We like spinach in a number of different ways: plain, in a number of pasta dishes ... and a wonderful salad that we serve with steamed white rice, a delicious meal anytime of the year. When I saute it simply with olive oil, garlic, and a little lemon squeezed on top, the fragrance is reminiscent of seafood for some reason. Whatever its nutritional attributes, it's just a delicious vegetable.
We always buy fresh string beans. My mother used to have a wonderful garden, and she was very careful about preserving what she grew. String beans were always frozen. I have come to realize, though, that there is a huge difference between a frozen green bean, even if it had been home grown, and a fresh green bean, even if it was picked thousands of miles from here.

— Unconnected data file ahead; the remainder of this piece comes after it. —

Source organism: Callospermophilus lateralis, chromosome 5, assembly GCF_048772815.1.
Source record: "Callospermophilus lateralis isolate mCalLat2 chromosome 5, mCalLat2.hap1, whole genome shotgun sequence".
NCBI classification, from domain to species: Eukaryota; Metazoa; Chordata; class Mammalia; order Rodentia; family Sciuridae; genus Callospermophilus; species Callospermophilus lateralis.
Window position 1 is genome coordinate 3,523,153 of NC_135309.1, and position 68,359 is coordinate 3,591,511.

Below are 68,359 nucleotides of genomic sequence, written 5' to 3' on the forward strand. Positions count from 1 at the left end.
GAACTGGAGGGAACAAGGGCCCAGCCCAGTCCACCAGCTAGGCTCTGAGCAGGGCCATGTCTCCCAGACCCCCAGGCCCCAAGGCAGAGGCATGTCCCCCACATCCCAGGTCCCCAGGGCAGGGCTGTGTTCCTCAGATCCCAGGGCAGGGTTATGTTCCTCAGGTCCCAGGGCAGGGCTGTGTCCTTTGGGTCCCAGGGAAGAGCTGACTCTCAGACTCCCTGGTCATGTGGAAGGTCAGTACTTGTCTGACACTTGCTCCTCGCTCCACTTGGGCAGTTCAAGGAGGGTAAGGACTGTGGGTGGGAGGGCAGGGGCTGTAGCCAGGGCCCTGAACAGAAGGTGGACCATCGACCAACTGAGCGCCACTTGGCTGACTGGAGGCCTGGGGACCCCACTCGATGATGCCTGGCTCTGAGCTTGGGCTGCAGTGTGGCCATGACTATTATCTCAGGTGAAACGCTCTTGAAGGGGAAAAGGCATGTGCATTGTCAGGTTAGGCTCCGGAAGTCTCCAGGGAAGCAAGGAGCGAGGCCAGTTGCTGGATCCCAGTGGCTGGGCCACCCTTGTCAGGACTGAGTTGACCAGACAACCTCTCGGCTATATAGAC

I understand this is not technically rice, but a vegetable gathered in marshy areas. I find this "rice" to add a welcome texture to our bread stuffing. I pre-cook it with some salt and butter so that the grains take on a little flavor of their own.
For Thanksgiving in our home, it's yams, not sweet potatoes. Such traditions are based on reason, I believe, though I'm not just sure what reason. All I know is, we don't tamper with our Thanksgiving yams. Really, it's the only time I use yams and we couldn't possibly do without them.
What cook doesn't need these? Very few days go by without peeling and slicing one or more of these.
The subtle flavor of summer squash stands by itself or in combination with other vegetables.
I respect the subtle taste of zucchini and try never to overwhelm it.